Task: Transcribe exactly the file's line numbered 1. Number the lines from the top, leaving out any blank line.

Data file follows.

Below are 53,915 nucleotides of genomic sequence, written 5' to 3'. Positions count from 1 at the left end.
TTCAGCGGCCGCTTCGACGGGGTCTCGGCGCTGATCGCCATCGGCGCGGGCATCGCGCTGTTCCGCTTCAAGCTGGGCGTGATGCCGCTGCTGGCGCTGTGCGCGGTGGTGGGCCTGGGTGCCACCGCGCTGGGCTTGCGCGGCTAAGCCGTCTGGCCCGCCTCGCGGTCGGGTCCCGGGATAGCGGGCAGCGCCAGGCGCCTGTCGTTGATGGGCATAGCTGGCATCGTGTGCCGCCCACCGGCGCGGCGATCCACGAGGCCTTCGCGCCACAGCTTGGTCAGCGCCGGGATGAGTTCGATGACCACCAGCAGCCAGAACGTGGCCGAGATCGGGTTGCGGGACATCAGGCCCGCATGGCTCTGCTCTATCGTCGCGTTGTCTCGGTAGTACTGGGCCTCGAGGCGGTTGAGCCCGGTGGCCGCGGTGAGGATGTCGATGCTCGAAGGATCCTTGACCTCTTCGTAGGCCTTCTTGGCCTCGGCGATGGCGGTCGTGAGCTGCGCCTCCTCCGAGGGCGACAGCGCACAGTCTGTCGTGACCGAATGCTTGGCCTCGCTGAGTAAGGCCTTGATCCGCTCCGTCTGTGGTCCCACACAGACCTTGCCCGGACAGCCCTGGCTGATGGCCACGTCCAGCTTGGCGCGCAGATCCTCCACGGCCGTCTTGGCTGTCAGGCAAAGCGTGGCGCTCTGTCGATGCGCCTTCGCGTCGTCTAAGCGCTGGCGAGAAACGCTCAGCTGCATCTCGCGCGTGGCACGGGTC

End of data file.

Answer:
Below are 53,915 nucleotides of genomic sequence, written 5' to 3'. Positions count from 1 at the left end.